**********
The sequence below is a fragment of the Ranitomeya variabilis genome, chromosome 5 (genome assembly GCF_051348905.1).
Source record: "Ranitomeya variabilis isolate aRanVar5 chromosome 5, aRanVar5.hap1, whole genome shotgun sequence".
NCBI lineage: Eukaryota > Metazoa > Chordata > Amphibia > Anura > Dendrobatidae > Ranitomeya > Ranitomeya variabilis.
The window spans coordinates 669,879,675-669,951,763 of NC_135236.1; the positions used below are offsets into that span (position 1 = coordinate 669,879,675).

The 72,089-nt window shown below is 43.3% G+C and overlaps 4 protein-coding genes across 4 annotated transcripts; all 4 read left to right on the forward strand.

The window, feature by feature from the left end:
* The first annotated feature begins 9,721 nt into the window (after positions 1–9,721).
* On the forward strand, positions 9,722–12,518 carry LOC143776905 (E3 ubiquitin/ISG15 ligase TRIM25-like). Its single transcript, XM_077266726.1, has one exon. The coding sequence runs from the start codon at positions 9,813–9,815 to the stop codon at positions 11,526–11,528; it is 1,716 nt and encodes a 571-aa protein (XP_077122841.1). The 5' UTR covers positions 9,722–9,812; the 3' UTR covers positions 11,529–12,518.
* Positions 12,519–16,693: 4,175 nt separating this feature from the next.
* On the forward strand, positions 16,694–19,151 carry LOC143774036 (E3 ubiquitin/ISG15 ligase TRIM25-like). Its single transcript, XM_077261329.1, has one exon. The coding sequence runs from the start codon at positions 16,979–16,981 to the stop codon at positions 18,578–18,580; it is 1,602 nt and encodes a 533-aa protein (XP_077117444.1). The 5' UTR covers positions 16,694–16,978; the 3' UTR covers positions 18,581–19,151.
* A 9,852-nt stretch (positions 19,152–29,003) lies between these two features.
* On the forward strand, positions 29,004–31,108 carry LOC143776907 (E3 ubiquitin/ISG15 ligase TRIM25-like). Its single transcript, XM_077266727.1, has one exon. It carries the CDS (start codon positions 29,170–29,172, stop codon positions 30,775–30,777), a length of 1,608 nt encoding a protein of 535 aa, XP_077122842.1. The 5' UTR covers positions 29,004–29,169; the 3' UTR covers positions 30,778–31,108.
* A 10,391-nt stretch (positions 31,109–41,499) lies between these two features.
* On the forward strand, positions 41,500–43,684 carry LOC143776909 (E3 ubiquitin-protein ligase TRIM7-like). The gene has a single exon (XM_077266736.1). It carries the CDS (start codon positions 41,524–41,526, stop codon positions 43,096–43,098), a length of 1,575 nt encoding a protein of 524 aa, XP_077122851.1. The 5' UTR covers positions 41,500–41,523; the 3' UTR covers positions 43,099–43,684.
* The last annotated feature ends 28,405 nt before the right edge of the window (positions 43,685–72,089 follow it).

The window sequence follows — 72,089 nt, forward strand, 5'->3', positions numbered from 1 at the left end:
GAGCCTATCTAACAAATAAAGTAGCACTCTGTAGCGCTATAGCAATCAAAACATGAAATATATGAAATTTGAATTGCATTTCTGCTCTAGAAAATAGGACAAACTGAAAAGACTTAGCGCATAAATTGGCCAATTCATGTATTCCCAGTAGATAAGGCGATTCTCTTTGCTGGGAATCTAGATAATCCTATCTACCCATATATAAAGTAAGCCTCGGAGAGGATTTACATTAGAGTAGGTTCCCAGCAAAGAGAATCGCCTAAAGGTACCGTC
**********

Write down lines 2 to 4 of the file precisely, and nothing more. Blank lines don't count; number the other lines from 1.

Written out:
Source record: "Ranitomeya variabilis isolate aRanVar5 chromosome 5, aRanVar5.hap1, whole genome shotgun sequence".
NCBI lineage: Eukaryota > Metazoa > Chordata > Amphibia > Anura > Dendrobatidae > Ranitomeya > Ranitomeya variabilis.
The window spans coordinates 669,879,675-669,951,763 of NC_135236.1; the positions used below are offsets into that span (position 1 = coordinate 669,879,675).